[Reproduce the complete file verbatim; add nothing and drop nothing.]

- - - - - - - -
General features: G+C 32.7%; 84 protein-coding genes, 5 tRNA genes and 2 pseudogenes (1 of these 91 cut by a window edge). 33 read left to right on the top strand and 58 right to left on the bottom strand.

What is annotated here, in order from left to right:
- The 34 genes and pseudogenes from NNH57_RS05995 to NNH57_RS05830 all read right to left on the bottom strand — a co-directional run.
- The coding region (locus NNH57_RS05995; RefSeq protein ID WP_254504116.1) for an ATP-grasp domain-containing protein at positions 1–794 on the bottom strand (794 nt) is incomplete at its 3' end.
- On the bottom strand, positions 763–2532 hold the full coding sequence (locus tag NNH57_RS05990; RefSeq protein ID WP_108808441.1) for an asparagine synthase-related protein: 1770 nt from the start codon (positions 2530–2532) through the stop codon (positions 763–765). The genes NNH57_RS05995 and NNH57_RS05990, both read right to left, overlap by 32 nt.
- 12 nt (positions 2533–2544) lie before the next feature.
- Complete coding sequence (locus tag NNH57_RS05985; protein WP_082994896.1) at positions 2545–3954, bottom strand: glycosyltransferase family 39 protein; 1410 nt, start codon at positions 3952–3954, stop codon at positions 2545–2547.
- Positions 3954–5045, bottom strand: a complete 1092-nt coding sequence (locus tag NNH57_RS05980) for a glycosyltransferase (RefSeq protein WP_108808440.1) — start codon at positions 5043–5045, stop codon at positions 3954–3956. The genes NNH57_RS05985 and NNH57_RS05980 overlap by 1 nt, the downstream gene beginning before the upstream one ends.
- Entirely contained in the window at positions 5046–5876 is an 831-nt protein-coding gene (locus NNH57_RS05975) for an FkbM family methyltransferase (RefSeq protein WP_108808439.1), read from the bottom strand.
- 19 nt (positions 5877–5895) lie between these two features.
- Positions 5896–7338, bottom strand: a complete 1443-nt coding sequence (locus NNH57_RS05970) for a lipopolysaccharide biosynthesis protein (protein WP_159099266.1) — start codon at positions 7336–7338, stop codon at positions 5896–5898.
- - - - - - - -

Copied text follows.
General features: G+C 32.7%; 84 protein-coding genes, 5 tRNA genes and 2 pseudogenes (1 of these 91 cut by a window edge). 33 read left to right on the top strand and 58 right to left on the bottom strand.

What is annotated here, in order from left to right:
- The 34 genes and pseudogenes from NNH57_RS05995 to NNH57_RS05830 all read right to left on the bottom strand — a co-directional run.
- The coding region (locus NNH57_RS05995; RefSeq protein ID WP_254504116.1) for an ATP-grasp domain-containing protein at positions 1–794 on the bottom strand (794 nt) is incomplete at its 3' end.
- On the bottom strand, positions 763–2532 hold the full coding sequence (locus tag NNH57_RS05990; RefSeq protein ID WP_108808441.1) for an asparagine synthase-related protein: 1770 nt from the start codon (positions 2530–2532) through the stop codon (positions 763–765). The genes NNH57_RS05995 and NNH57_RS05990, both read right to left, overlap by 32 nt.
- 12 nt (positions 2533–2544) lie before the next feature.
- Complete coding sequence (locus tag NNH57_RS05985; protein WP_082994896.1) at positions 2545–3954, bottom strand: glycosyltransferase family 39 protein; 1410 nt, start codon at positions 3952–3954, stop codon at positions 2545–2547.
- Positions 3954–5045, bottom strand: a complete 1092-nt coding sequence (locus tag NNH57_RS05980) for a glycosyltransferase (RefSeq protein WP_108808440.1) — start codon at positions 5043–5045, stop codon at positions 3954–3956. The genes NNH57_RS05985 and NNH57_RS05980 overlap by 1 nt, the downstream gene beginning before the upstream one ends.
- Entirely contained in the window at positions 5046–5876 is an 831-nt protein-coding gene (locus NNH57_RS05975) for an FkbM family methyltransferase (RefSeq protein WP_108808439.1), read from the bottom strand.
- 19 nt (positions 5877–5895) lie between these two features.
- Positions 5896–7338, bottom strand: a complete 1443-nt coding sequence (locus NNH57_RS05970) for a lipopolysaccharide biosynthesis protein (protein WP_159099266.1) — start codon at positions 7336–7338, stop codon at positions 5896–5898.